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Sparrow >> Service >> Modifications >> Defanging

1.  Intro

Many Sparrows with KiloVac controller have the 12 V circuit connected to the high voltage circuit. This is very dangerous, and prone to major damage to the controller. Tghis was done so that the controller could measure the battery pack's voltage, and reduce the drive if that voltage was too low. It was a very bad solution, and now we have to deal with it.

"Defanging" is the process of changing the circuit to disconnect the high voltage from the low voltage.

What worked for me may not be the same for other Sparrows. My #237 is a pizza butt with a first generation Kilovac controller (contactors outside the controller). My DC to DC is mounted on the side of the Kilovac controller in the back right compartment. I had a jumper wire from the 156 volt (pack) ground to the 12 volt ground on the DC to DC. I also have an EVBC black box in the back and an EVCL black box in the front. If you do not have all these pieces parts the modification may be different.

2.  Defanging instructions

2.1  Wiring modification

  • Push down the BRB and pull the main power connector.
  • Remove the tie wire from the input ground to the output ground on the DC to DC. The picture below shows the wire in a green box. On Sparrow #220 the wire itself was black. On #237 it was green.
  • Remove all green wires from the current shunt. The green wires must be connected to the 12vdc output ground terminal of the Vicor, do not isolate as they must be connected to the 12vdc ground to allow proper power distribution. Put the black wires back onto the shunt.
  • A modification needs to be made inside the back EVBC box to disable the low battery-monitoring feature. This monitoring feature had to have the 156V pack ground tied to the 12V ground. By doing this mod you lose the feature of not pulling in the main contactor with a low battery voltage (below 150V?) The replacement EVBC board from Black Sheep Technology does not have battery monitoring, however this mod of moving the green wires to the Vicor Output Gnd is still required.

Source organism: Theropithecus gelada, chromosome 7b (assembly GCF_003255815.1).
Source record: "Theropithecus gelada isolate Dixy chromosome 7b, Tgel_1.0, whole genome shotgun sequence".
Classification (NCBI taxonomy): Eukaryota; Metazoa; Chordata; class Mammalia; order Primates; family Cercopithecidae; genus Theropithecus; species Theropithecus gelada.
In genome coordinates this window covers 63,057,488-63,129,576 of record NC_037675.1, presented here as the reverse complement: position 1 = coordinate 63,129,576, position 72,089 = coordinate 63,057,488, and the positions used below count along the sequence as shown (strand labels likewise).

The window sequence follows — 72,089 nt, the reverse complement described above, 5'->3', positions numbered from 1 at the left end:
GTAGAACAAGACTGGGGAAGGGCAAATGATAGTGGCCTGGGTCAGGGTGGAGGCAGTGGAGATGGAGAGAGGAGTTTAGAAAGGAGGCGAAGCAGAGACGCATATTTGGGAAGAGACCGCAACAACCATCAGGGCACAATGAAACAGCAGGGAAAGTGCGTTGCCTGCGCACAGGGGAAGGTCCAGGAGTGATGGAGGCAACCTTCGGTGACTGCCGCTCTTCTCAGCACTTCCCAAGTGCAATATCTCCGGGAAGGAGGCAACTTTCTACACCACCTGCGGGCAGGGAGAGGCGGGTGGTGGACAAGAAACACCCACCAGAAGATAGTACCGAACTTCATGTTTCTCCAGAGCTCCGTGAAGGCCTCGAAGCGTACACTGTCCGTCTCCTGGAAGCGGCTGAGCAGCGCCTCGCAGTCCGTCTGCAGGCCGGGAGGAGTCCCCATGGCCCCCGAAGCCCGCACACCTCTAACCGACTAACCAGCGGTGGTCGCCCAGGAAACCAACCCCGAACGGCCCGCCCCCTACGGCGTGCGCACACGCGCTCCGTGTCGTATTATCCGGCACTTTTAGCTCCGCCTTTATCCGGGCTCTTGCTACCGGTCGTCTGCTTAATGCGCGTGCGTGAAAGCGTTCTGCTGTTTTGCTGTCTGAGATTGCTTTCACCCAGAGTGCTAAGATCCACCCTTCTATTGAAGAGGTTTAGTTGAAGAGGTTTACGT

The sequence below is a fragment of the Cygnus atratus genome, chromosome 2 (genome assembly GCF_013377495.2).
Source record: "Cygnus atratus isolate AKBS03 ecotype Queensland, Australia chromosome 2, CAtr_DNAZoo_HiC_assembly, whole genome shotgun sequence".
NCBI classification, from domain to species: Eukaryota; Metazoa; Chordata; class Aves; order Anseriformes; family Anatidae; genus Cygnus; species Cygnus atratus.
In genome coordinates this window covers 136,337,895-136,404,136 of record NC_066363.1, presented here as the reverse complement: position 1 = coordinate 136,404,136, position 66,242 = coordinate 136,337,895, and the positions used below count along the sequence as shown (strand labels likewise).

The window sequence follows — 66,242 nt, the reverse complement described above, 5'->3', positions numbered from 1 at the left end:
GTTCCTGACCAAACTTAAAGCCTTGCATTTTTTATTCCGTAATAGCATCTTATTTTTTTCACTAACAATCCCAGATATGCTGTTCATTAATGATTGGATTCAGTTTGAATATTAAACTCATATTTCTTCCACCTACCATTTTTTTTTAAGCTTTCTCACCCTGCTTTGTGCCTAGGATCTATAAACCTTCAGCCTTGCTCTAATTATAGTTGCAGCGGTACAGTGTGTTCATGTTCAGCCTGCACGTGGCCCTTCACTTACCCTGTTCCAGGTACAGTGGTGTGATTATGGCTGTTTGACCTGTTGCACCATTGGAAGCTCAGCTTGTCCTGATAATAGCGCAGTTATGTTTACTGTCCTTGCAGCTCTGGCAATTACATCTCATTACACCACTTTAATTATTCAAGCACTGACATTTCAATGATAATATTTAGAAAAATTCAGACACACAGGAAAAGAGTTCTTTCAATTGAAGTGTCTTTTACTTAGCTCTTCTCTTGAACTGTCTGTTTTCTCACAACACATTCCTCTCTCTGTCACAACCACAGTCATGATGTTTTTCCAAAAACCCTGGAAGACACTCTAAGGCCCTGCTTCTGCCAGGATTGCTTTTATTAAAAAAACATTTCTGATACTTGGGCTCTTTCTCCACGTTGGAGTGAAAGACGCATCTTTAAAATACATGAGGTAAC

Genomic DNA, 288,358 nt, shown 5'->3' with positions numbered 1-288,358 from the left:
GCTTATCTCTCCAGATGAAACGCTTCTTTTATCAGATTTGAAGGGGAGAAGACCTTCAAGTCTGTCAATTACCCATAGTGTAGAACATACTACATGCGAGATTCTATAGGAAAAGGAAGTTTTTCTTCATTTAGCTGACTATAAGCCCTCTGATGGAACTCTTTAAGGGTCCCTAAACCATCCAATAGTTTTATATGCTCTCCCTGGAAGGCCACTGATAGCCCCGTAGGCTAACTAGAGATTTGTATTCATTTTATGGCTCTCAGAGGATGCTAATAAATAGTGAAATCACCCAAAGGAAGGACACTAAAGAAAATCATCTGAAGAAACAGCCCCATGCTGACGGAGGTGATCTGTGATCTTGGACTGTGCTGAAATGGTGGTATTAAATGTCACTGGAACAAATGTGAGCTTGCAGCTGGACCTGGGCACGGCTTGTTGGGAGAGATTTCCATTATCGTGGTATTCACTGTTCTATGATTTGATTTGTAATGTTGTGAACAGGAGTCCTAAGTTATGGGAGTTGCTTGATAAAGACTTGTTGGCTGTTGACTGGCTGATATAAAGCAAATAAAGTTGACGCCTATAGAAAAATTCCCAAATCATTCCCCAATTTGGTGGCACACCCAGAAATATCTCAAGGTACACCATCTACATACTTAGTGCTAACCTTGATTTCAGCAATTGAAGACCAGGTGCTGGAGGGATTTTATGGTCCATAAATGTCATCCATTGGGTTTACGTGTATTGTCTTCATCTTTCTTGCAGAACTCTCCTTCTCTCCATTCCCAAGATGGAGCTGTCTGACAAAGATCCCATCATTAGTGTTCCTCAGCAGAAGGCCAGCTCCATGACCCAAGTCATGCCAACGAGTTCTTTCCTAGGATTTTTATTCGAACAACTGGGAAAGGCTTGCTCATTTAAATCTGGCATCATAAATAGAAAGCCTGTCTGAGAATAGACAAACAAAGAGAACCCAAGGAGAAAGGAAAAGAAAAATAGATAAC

2.2 EVBC modification:

The EVBC is the black box below the controller, the shunt and the DC-DC converter. See the orange wire on the rear most connector, this is the high voltage wire for the battery monitoring, this orange wire should be clipped flush on connector and trace back to it origin and removed entirely from the harness. You should find a fuse holder and wiring back to the main contactor. Remove all of this high voltage circuit.

R24, R25, and R21 makes a voltage divider that is .0182 of the input voltage, so a 200 volt input will provide 3.64 volt to the processor chip.

  • Remove R24 (222k)
  • Add a 5.6K resistor from the junction of R25-R1-R21 to the +5 volt power on the board. This will provide 3.5 Volts to the processor at all times, so it thinks the pack voltage is 192VDC.

Click to enlarge

EVBC PCB modification
Click to enlarge

2.3  Final

  • Check the modification with an Ohmmeter from the current shunt (pack ground) to the 12 V ground (green wire) and from each ground to the frame. Each should now show an open......."De-Fanged".